They have unusual semantic and formal features, affecting their
use in the past tense and in negation.
I can take you to the airport.
2.Permission: You cannot leave the classroom.
3.Request: Can you help me with this form?
1.Ability (in past):
John couldn’t run in the marathon because he had broken his ankle.
2.Permission (more polite): Could I use your phone?
3.Polite Request: Could you (please) move your car?
4.Future Possibility: It could rain tomorrow.
5.Suggestions: We could go hiking today.
6.Deduction (50% certainty): She could be in the backyard.
1.Permission (more polite):
May I borrow your car?
2.Future Possibility: I may go to the beach tomorrow.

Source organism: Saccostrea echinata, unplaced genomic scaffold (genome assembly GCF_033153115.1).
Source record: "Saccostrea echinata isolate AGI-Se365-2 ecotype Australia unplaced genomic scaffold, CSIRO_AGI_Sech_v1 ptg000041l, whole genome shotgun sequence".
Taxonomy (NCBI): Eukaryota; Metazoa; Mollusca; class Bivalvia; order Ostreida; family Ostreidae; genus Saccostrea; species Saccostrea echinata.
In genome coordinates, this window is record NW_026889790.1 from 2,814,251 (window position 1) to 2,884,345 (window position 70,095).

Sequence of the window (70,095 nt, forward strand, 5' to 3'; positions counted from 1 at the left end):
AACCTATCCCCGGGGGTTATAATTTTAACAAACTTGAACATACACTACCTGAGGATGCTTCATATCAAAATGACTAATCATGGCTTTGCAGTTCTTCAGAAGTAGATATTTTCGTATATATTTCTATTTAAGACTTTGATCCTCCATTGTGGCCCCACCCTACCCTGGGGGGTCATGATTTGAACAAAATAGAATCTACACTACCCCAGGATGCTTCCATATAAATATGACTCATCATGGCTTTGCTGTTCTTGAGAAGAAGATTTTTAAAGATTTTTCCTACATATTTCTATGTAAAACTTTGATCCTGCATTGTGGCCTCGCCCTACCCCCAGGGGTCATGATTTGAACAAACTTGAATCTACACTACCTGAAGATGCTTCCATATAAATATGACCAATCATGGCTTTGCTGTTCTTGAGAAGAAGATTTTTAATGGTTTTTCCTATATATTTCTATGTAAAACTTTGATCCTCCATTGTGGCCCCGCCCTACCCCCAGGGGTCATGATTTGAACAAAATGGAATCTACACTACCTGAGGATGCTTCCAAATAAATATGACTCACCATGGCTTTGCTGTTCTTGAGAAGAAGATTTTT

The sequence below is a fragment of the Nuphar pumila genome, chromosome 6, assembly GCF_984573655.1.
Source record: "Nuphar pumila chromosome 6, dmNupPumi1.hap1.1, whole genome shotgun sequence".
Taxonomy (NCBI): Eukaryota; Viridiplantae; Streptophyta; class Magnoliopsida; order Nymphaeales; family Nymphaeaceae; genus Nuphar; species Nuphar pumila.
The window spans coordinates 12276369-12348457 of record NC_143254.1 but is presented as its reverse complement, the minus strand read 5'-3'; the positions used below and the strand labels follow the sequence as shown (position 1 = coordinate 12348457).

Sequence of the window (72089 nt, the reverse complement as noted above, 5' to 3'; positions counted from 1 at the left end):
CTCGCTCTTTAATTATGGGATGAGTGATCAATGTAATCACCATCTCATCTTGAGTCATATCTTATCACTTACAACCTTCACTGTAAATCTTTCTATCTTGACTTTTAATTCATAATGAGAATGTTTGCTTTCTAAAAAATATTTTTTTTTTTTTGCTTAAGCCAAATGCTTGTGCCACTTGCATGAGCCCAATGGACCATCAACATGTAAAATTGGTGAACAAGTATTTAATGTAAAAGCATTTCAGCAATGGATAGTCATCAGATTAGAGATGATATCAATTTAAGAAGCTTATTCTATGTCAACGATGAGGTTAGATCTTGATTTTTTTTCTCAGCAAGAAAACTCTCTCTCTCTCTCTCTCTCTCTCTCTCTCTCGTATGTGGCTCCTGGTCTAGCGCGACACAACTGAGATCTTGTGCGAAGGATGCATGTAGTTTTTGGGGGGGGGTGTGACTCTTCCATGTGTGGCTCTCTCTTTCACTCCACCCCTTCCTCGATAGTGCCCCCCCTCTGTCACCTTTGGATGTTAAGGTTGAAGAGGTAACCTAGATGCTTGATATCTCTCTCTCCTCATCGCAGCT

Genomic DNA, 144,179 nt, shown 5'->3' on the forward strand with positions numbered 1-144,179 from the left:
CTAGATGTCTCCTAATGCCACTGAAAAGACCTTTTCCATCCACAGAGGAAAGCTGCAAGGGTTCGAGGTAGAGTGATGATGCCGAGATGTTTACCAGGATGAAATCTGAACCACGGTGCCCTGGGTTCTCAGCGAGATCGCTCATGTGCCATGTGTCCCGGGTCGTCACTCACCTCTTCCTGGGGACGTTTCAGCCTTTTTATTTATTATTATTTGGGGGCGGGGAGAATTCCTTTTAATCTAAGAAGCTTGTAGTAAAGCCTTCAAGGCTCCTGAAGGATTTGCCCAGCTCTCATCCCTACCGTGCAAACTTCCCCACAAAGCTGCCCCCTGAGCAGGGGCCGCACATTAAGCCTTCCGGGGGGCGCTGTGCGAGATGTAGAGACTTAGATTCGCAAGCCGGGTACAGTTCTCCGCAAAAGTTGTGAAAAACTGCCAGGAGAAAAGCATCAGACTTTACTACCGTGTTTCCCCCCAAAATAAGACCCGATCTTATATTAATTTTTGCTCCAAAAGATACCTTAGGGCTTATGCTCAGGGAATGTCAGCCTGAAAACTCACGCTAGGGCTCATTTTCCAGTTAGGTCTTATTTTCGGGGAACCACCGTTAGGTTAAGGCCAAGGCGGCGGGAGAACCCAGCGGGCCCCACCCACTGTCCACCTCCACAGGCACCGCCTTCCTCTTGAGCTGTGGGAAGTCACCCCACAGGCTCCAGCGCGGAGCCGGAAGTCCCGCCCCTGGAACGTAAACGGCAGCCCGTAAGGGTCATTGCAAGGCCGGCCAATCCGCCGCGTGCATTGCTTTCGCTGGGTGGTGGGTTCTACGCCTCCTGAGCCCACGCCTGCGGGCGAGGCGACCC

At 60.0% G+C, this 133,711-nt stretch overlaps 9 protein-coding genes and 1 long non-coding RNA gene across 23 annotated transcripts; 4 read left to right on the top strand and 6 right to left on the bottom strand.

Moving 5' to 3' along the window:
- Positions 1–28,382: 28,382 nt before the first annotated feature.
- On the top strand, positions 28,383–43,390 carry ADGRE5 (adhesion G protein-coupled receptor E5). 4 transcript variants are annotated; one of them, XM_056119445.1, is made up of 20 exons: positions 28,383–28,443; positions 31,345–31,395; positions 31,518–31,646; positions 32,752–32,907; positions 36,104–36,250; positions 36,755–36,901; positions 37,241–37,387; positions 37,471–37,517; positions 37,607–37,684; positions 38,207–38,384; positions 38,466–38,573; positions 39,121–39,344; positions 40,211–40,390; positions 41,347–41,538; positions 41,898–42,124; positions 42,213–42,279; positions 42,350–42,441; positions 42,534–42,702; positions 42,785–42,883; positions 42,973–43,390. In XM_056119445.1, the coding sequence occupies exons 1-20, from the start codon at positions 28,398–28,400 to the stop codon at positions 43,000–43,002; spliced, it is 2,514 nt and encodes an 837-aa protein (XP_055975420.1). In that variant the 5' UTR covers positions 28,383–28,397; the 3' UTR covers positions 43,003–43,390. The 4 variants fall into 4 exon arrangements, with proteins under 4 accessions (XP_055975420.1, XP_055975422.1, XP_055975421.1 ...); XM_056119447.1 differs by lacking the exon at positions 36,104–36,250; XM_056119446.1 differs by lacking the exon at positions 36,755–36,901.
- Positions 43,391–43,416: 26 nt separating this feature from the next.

3.Deduction (50% certainty): She may be in the basement.
1.Weak possibility:
I might go to Japan for a month to study Japanese.
2.Suggestions (more polite/ less direct): You might like to try one of our wonderful desserts.
3.Permission (very formal): Might I interrupt you for a moment?
Will you turn down the radio?
2.Deduction (100% certainty): She will be available later.
3.Sudden decision: OK, I’ll call you tomorrow then.
4.Commands or orders: Will you be quiet, please!
1.Polite requests:
Would you lend me some money?
2.Repeated action in the past: I would go surfing every day when I lived in Hawaii.
3.Hypothetical results: Mary would go to the Caribbean if she had enough money.
I must pay my phone bill.
2.Deduction (95% certainty): He must be no more than four years old.
3.Obligation: Students must behave in class.
1.Advice and suggestions:
You should tell him what you think.
2.Deduction (90% certainty): There should be a very big crowd at the party.
1.Advice and suggestions (more formal):
I ought to call my mother.
2.Deduction (80% certainty): Elizabeth ought to be here by 9:00.

Lexical Verb: It is a verb which usually shows actions and situations. I live in London.